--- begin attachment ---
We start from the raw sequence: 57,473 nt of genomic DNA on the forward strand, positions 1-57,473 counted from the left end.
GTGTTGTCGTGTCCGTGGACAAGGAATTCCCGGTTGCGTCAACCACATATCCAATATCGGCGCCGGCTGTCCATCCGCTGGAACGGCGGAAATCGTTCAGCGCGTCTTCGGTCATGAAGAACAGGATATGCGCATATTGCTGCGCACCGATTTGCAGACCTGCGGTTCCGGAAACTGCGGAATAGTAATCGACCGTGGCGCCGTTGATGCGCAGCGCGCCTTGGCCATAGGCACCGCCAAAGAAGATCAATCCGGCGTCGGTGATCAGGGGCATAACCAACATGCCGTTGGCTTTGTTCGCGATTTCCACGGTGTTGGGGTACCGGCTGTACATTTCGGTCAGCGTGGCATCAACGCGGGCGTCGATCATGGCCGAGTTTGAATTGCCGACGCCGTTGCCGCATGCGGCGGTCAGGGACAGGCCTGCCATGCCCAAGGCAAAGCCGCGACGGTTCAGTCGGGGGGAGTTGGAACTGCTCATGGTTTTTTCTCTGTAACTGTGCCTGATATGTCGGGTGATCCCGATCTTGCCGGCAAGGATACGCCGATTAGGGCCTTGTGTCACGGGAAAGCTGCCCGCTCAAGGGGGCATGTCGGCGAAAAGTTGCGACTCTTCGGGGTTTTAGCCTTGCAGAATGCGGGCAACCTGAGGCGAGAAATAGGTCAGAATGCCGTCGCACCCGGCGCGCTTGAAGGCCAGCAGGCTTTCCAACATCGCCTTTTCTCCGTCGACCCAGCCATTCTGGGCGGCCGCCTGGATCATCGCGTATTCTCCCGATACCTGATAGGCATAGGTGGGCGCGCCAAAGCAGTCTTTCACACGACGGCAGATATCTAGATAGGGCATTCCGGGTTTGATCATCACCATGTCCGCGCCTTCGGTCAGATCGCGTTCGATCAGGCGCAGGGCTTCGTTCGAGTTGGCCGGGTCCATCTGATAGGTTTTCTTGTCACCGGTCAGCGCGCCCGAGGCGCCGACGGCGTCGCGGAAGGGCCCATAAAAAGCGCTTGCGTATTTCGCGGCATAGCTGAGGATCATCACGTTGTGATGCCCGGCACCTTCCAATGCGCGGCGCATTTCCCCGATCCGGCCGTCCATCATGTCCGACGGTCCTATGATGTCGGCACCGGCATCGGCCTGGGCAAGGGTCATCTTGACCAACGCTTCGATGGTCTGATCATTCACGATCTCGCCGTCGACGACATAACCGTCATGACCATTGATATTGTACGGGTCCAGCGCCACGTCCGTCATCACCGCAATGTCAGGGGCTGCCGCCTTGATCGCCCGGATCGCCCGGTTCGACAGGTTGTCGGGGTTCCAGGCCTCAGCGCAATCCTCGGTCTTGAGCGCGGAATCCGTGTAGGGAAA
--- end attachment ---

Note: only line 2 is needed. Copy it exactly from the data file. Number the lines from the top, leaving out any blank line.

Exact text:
GTGTTGTCGTGTCCGTGGACAAGGAATTCCCGGTTGCGTCAACCACATATCCAATATCGGCGCCGGCTGTCCATCCGCTGGAACGGCGGAAATCGTTCAGCGCGTCTTCGGTCATGAAGAACAGGATATGCGCATATTGCTGCGCACCGATTTGCAGACCTGCGGTTCCGGAAACTGCGGAATAGTAATCGACCGTGGCGCCGTTGATGCGCAGCGCGCCTTGGCCATAGGCACCGCCAAAGAAGATCAATCCGGCGTCGGTGATCAGGGGCATAACCAACATGCCGTTGGCTTTGTTCGCGATTTCCACGGTGTTGGGGTACCGGCTGTACATTTCGGTCAGCGTGGCATCAACGCGGGCGTCGATCATGGCCGAGTTTGAATTGCCGACGCCGTTGCCGCATGCGGCGGTCAGGGACAGGCCTGCCATGCCCAAGGCAAAGCCGCGACGGTTCAGTCGGGGGGAGTTGGAACTGCTCATGGTTTTTTCTCTGTAACTGTGCCTGATATGTCGGGTGATCCCGATCTTGCCGGCAAGGATACGCCGATTAGGGCCTTGTGTCACGGGAAAGCTGCCCGCTCAAGGGGGCATGTCGGCGAAAAGTTGCGACTCTTCGGGGTTTTAGCCTTGCAGAATGCGGGCAACCTGAGGCGAGAAATAGGTCAGAATGCCGTCGCACCCGGCGCGCTTGAAGGCCAGCAGGCTTTCCAACATCGCCTTTTCTCCGTCGACCCAGCCATTCTGGGCGGCCGCCTGGATCATCGCGTATTCTCCCGATACCTGATAGGCATAGGTGGGCGCGCCAAAGCAGTCTTTCACACGACGGCAGATATCTAGATAGGGCATTCCGGGTTTGATCATCACCATGTCCGCGCCTTCGGTCAGATCGCGTTCGATCAGGCGCAGGGCTTCGTTCGAGTTGGCCGGGTCCATCTGATAGGTTTTCTTGTCACCGGTCAGCGCGCCCGAGGCGCCGACGGCGTCGCGGAAGGGCCCATAAAAAGCGCTTGCGTATTTCGCGGCATAGCTGAGGATCATCACGTTGTGATGCCCGGCACCTTCCAATGCGCGGCGCATTTCCCCGATCCGGCCGTCCATCATGTCCGACGGTCCTATGATGTCGGCACCGGCATCGGCCTGGGCAAGGGTCATCTTGACCAACGCTTCGATGGTCTGATCATTCACGATCTCGCCGTCGACGACATAACCGTCATGACCATTGATATTGTACGGGTCCAGCGCCACGTCCGTCATCACCGCAATGTCAGGGGCTGCCGCCTTGATCGCCCGGATCGCCCGGTTCGACAGGTTGTCGGGGTTCCAGGCCTCAGCGCAATCCTCGGTCTTGAGCGCGGAATCCGTGTAGGGAAA